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Ch’eng-tu City

© 2007
BASID #762

Beth Ames Swartz
Ch’eng-tu City
acrylic and paste on canvas
36" x 48" (0.91m x 1.22m)


Words in blue visible in painted frame

(Du Fu, also Romanized as Tu Fu, 712 - 770 A.C.E, Chinese)

Ch’eng-tu City
Shaded, the sun among the mulberries and elms;
It shines on my traveler’s clothes.
I have journeyed over hill and stream’s strangness,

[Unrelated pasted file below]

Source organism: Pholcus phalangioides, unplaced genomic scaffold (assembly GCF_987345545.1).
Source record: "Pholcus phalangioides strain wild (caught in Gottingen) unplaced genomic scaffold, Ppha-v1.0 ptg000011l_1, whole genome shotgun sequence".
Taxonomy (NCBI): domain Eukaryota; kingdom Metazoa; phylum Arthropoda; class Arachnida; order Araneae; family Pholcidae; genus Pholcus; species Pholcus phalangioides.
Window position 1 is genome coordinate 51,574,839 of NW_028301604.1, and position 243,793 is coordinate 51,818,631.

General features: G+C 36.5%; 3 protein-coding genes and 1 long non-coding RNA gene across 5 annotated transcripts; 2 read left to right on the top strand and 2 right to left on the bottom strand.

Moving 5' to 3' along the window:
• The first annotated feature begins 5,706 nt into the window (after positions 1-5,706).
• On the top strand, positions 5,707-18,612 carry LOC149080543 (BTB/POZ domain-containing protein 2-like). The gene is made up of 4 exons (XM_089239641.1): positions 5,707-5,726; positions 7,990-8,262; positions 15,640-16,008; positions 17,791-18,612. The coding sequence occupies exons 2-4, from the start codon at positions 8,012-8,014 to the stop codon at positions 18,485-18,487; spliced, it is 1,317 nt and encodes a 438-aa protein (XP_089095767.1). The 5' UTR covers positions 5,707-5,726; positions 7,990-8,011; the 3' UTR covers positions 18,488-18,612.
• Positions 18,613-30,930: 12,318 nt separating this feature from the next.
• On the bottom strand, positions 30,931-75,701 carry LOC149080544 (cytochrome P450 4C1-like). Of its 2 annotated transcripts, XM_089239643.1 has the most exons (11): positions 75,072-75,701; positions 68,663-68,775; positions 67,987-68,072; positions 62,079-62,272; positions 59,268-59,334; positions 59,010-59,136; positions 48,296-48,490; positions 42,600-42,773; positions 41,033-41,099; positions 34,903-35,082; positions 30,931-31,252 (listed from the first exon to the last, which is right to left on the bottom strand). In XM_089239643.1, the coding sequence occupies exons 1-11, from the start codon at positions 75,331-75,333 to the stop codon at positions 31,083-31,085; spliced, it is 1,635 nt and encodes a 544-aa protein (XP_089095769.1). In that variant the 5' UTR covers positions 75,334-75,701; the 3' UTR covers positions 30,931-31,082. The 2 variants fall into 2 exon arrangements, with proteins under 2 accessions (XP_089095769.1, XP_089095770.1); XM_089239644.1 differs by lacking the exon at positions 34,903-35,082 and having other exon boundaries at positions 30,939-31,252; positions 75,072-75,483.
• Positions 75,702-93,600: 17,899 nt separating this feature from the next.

And suddenly am at one corner of the sky.
I shall meet none but new people;
I cannot tell when I shall see my home.
The Great River flows away to the east;
Long is the time I have been a wanderer.
The layered walls are filled with splendid houses;
In winter’s last month the trees are green.
Bustling is this famous city,
Where pipes’ sounds are spaced by reed organ notes.
Of true beauty but unpleasing to me;
I turn away and gaze at the river bridge.
Rooks and sparrows at night all return,
Yet the Central Plain is distant and dim.
The new moon does not climb high;
The host of stars still disputes its light.
From of old there have been travelers;
Why should I so bitterly grieve?